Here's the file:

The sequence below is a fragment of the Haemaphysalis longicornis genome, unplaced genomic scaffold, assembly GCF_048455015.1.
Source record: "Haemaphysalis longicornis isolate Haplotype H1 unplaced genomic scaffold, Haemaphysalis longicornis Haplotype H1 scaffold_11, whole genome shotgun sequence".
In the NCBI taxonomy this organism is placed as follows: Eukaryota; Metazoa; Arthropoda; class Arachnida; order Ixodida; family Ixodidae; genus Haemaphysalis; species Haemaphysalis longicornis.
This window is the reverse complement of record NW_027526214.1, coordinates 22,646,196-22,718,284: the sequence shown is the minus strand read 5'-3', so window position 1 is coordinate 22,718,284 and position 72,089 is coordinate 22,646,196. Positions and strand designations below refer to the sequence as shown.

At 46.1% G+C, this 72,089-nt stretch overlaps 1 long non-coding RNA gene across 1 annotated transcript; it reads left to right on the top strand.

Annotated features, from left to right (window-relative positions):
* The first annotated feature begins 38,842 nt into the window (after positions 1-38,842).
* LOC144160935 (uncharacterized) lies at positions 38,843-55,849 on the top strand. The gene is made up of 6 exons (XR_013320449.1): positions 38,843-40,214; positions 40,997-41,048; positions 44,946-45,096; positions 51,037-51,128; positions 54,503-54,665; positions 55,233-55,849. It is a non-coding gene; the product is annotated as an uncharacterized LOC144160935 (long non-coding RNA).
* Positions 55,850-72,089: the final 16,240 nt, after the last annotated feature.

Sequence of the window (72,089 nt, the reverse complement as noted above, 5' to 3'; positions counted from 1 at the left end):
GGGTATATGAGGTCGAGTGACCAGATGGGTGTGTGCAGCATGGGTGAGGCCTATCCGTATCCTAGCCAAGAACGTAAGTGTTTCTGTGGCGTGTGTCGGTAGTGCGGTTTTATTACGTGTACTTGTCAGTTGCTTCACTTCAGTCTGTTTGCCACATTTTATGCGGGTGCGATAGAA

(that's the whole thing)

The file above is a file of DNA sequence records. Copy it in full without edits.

The sequence below is a fragment of the Haemaphysalis longicornis genome, unplaced genomic scaffold, assembly GCF_048455015.1.
Source record: "Haemaphysalis longicornis isolate Haplotype H1 unplaced genomic scaffold, Haemaphysalis longicornis Haplotype H1 scaffold_11, whole genome shotgun sequence".
In the NCBI taxonomy this organism is placed as follows: Eukaryota; Metazoa; Arthropoda; class Arachnida; order Ixodida; family Ixodidae; genus Haemaphysalis; species Haemaphysalis longicornis.
This window is the reverse complement of record NW_027526214.1, coordinates 22,646,196-22,718,284: the sequence shown is the minus strand read 5'-3', so window position 1 is coordinate 22,718,284 and position 72,089 is coordinate 22,646,196. Positions and strand designations below refer to the sequence as shown.

At 46.1% G+C, this 72,089-nt stretch overlaps 1 long non-coding RNA gene across 1 annotated transcript; it reads left to right on the top strand.

Annotated features, from left to right (window-relative positions):
* The first annotated feature begins 38,842 nt into the window (after positions 1-38,842).
* LOC144160935 (uncharacterized) lies at positions 38,843-55,849 on the top strand. The gene is made up of 6 exons (XR_013320449.1): positions 38,843-40,214; positions 40,997-41,048; positions 44,946-45,096; positions 51,037-51,128; positions 54,503-54,665; positions 55,233-55,849. It is a non-coding gene; the product is annotated as an uncharacterized LOC144160935 (long non-coding RNA).
* Positions 55,850-72,089: the final 16,240 nt, after the last annotated feature.

Sequence of the window (72,089 nt, the reverse complement as noted above, 5' to 3'; positions counted from 1 at the left end):
GGGTATATGAGGTCGAGTGACCAGATGGGTGTGTGCAGCATGGGTGAGGCCTATCCGTATCCTAGCCAAGAACGTAAGTGTTTCTGTGGCGTGTGTCGGTAGTGCGGTTTTATTACGTGTACTTGTCAGTTGCTTCACTTCAGTCTGTTTGCCACATTTTATGCGGGTGCGATAGAA